Thursday, June 19, 2008 -- Mitchell, SD
Here we are in Mitchell, SD. I had originally routed us closer to the Missouri by taking either 281 or 81 south from the I-90, going through Yankton, across the Missouri, and staying at a Corps of Engineers park on the south side of the river in Nebraska.
That was not to be however. A couple days ago we heard from another camper that the bridge in Yankton was being replaced and they had restrictions on travel over the old bridge. Through the magic of the internet I was able to find that the bridge wasn't only restricted, it was closed! They'd found significant deterioration in the structure of the old thing and weren't allowing any use until they figured out what to do -- if anything.
My next thought was to travel west a bit from Yankton and take the road over the dam to the south side. The other Corps dams we've been to during the past few weeks all have a substantial road right on top the dam that could easily handle our little camper. But, for whatever reason, this dam -- Gavins Point Dam -- is restricted to vehicles under 10 tons gross weight. We're something like 16 tons excluding the weight of the toad.
Yes, we could have stayed someplace on the north side of the river, but another thought entered the discussion. If we stayed on I-90 we could overnight in Mitchell and visit the only Corn Palace that exists anywhere in the world! I know, it sounds corny. But this "a-maize-ing" place is something you won't find at Disney or Southern California or along the voguish East Coast. This is purely Mid-America.
There's been a Corn Palace in Mitchell since the late 1800's. Originally built to hype South Dakota as the new farming mecca and to encourage migration into the State, the building known as the Corn Palace today is actually the third iteration. The first and second were built entirely of wood and were really just corn-shells -- dirt floors, no electricity -- just big decorated barns. The current building is more permanent. Built in the early 1920's out of concrete and steel, it serves as the Mitchell Civic Center where basketball games, conventions, large meetings, plays, and graduations are held. For almost 85 years old it's holding up well.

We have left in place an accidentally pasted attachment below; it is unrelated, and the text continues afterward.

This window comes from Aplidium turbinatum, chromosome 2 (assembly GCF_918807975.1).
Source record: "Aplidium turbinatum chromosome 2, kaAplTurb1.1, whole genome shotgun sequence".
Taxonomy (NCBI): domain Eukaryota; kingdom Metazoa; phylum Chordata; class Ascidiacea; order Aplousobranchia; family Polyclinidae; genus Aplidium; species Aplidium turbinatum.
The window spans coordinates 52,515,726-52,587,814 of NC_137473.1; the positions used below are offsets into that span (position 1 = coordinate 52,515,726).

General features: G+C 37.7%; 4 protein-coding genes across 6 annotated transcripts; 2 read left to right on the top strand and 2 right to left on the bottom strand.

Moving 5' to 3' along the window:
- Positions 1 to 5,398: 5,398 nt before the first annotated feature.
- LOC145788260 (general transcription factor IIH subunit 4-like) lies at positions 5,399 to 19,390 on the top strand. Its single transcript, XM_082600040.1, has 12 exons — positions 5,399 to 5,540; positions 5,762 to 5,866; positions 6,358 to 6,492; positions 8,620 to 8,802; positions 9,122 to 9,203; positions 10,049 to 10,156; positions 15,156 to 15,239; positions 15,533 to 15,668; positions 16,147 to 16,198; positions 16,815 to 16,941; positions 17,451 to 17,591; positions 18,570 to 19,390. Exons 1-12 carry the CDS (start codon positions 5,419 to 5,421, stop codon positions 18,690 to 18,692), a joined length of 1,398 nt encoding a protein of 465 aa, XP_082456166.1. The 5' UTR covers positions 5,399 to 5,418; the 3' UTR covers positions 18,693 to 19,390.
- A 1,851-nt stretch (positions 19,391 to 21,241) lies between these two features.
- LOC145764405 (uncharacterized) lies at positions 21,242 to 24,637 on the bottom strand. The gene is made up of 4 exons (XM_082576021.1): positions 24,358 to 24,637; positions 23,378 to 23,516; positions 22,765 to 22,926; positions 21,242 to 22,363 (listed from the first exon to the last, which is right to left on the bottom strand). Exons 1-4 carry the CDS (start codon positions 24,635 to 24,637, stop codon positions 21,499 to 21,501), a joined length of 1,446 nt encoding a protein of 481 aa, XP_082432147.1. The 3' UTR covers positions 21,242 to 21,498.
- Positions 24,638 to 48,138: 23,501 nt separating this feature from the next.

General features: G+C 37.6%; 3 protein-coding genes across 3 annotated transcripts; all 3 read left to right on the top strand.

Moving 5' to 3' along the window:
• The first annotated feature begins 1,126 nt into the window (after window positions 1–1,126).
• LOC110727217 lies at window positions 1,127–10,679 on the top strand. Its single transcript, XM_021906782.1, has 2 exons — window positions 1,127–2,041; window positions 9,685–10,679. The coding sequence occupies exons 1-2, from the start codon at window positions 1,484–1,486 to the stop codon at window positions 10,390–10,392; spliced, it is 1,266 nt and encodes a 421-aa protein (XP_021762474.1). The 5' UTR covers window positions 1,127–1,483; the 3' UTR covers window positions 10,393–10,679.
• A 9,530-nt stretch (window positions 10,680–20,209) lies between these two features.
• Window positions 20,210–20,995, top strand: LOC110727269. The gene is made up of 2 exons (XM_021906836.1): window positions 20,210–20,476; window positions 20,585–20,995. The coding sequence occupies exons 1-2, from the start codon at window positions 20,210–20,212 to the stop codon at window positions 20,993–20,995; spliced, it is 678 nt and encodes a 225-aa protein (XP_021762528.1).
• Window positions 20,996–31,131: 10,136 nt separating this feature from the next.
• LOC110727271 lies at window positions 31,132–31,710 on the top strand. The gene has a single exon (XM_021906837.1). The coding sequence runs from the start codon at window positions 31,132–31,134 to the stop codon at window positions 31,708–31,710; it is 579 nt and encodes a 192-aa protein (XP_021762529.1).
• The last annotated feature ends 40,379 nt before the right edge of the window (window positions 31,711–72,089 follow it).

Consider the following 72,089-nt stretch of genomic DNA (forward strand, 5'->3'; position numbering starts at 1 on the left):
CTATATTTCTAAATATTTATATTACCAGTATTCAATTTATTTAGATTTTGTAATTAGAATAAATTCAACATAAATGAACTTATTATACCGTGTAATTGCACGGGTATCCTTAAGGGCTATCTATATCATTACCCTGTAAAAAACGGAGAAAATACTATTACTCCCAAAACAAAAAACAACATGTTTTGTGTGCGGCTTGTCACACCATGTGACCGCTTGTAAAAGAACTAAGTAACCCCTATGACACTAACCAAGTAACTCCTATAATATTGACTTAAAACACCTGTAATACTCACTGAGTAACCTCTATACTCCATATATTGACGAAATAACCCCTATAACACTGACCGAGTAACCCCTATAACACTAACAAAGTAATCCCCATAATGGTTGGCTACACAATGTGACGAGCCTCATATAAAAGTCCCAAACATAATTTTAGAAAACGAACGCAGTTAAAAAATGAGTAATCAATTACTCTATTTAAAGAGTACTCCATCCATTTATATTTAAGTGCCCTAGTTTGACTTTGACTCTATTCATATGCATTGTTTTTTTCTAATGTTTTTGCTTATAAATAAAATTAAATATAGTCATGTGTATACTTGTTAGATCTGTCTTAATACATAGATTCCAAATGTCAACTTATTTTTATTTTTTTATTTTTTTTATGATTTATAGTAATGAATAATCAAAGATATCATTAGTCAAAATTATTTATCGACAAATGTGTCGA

Every summer a small army of young people are hired to redecorate the entire outside of the building. Large murals are the focus and each year's theme is different. The only materials used are corn and other grains and grasses that grow in South Dakota. Almost all the materials used are grown on one nearby farm. The project could be compared to putting together a huge float for the Pasadena Rose Parade -- except this float doesn't move and corn is used instead of roses. About a dozen varieties of corn are used for their different colors and shades, and each of about 275,000 ears of corn are cut in half length-wise and nailed to the side of the building, following the pattern and instructions from the artist. It's a work in progress this time of the year and you don't get the full impact of the place until later in the summer.
If you're "corn-fused" as to why we'd want to see this place, let me explain. First, my Grandfather, who lived from 1885 until 1969, always talked about seeing the Corn Palace as a young man. It was something special for him and that fact alone made it worth the stop. But Dar and I also stopped here in the early 1970's -- about 35 years ago -- on our way to Yellowstone. And, like that spot with the big rocks along the Gallatin River in Montana, we had to check out how our memories corresponded with reality.
The Corn Palace changed a lot less than that spot along the Gallatin.
What else do you have for lunch when visiting the world's only Corn Palace?
Today, Thursday, we're off again. We're hoping a small county park just south of Sioux City Iowa will work for us. If it does we'll stay through the weekend.